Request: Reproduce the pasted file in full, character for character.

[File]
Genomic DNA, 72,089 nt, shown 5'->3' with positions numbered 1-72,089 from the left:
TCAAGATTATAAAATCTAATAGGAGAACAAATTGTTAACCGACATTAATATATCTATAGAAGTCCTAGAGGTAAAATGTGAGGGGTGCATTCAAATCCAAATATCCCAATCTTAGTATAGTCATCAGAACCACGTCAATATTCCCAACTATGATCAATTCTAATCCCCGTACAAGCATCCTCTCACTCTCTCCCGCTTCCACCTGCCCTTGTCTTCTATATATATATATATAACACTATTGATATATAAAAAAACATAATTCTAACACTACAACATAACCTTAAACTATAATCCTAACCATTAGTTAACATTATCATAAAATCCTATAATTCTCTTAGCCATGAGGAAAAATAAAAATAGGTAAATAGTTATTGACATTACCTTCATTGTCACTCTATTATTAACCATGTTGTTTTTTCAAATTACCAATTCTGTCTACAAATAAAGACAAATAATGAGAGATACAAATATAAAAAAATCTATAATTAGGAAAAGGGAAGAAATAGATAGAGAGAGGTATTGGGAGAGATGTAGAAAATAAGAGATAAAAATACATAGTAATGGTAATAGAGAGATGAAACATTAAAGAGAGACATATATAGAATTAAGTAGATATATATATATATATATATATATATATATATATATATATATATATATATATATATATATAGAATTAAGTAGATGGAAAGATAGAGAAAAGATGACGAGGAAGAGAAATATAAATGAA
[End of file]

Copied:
Genomic DNA, 72,089 nt, shown 5'->3' with positions numbered 1-72,089 from the left:
TCAAGATTATAAAATCTAATAGGAGAACAAATTGTTAACCGACATTAATATATCTATAGAAGTCCTAGAGGTAAAATGTGAGGGGTGCATTCAAATCCAAATATCCCAATCTTAGTATAGTCATCAGAACCACGTCAATATTCCCAACTATGATCAATTCTAATCCCCGTACAAGCATCCTCTCACTCTCTCCCGCTTCCACCTGCCCTTGTCTTCTATATATATATATATAACACTATTGATATATAAAAAAACATAATTCTAACACTACAACATAACCTTAAACTATAATCCTAACCATTAGTTAACATTATCATAAAATCCTATAATTCTCTTAGCCATGAGGAAAAATAAAAATAGGTAAATAGTTATTGACATTACCTTCATTGTCACTCTATTATTAACCATGTTGTTTTTTCAAATTACCAATTCTGTCTACAAATAAAGACAAATAATGAGAGATACAAATATAAAAAAATCTATAATTAGGAAAAGGGAAGAAATAGATAGAGAGAGGTATTGGGAGAGATGTAGAAAATAAGAGATAAAAATACATAGTAATGGTAATAGAGAGATGAAACATTAAAGAGAGACATATATAGAATTAAGTAGATATATATATATATATATATATATATATATATATATATATATATATATATATATATATATAGAATTAAGTAGATGGAAAGATAGAGAAAAGATGACGAGGAAGAGAAATATAAATGAA